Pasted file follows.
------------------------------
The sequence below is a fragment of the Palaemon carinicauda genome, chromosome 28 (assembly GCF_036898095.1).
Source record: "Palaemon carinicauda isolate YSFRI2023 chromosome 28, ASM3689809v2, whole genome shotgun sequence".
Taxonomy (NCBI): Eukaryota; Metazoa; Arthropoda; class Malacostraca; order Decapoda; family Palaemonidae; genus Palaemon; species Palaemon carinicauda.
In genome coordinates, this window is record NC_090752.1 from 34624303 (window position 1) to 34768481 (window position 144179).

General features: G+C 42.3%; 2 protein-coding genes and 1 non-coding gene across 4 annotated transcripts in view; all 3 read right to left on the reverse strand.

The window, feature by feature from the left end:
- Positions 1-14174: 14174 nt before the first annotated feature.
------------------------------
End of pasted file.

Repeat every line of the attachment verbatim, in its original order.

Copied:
The sequence below is a fragment of the Palaemon carinicauda genome, chromosome 28 (assembly GCF_036898095.1).
Source record: "Palaemon carinicauda isolate YSFRI2023 chromosome 28, ASM3689809v2, whole genome shotgun sequence".
Taxonomy (NCBI): Eukaryota; Metazoa; Arthropoda; class Malacostraca; order Decapoda; family Palaemonidae; genus Palaemon; species Palaemon carinicauda.
In genome coordinates, this window is record NC_090752.1 from 34624303 (window position 1) to 34768481 (window position 144179).

General features: G+C 42.3%; 2 protein-coding genes and 1 non-coding gene across 4 annotated transcripts in view; all 3 read right to left on the reverse strand.

The window, feature by feature from the left end:
- Positions 1-14174: 14174 nt before the first annotated feature.